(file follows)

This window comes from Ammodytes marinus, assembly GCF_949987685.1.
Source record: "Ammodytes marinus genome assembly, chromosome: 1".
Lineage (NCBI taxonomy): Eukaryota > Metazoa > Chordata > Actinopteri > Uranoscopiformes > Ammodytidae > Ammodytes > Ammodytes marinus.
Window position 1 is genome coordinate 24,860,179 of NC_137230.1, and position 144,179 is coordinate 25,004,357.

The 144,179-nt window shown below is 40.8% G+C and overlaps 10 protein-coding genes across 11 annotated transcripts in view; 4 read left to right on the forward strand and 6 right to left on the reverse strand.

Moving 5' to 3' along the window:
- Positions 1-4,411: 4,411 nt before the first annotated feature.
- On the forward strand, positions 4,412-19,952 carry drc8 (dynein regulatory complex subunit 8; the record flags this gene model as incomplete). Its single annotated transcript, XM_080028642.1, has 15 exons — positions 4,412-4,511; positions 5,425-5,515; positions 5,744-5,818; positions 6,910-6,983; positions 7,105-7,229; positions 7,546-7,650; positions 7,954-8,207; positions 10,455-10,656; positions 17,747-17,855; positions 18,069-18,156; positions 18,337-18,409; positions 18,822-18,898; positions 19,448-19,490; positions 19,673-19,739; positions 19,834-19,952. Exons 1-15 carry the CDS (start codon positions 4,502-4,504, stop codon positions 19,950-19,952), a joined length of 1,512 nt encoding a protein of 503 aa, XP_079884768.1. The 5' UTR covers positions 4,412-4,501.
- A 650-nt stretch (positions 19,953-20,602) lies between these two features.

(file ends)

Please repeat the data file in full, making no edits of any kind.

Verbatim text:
This window comes from Ammodytes marinus, assembly GCF_949987685.1.
Source record: "Ammodytes marinus genome assembly, chromosome: 1".
Lineage (NCBI taxonomy): Eukaryota > Metazoa > Chordata > Actinopteri > Uranoscopiformes > Ammodytidae > Ammodytes > Ammodytes marinus.
Window position 1 is genome coordinate 24,860,179 of NC_137230.1, and position 144,179 is coordinate 25,004,357.

The 144,179-nt window shown below is 40.8% G+C and overlaps 10 protein-coding genes across 11 annotated transcripts in view; 4 read left to right on the forward strand and 6 right to left on the reverse strand.

Moving 5' to 3' along the window:
- Positions 1-4,411: 4,411 nt before the first annotated feature.
- On the forward strand, positions 4,412-19,952 carry drc8 (dynein regulatory complex subunit 8; the record flags this gene model as incomplete). Its single annotated transcript, XM_080028642.1, has 15 exons — positions 4,412-4,511; positions 5,425-5,515; positions 5,744-5,818; positions 6,910-6,983; positions 7,105-7,229; positions 7,546-7,650; positions 7,954-8,207; positions 10,455-10,656; positions 17,747-17,855; positions 18,069-18,156; positions 18,337-18,409; positions 18,822-18,898; positions 19,448-19,490; positions 19,673-19,739; positions 19,834-19,952. Exons 1-15 carry the CDS (start codon positions 4,502-4,504, stop codon positions 19,950-19,952), a joined length of 1,512 nt encoding a protein of 503 aa, XP_079884768.1. The 5' UTR covers positions 4,412-4,501.
- A 650-nt stretch (positions 19,953-20,602) lies between these two features.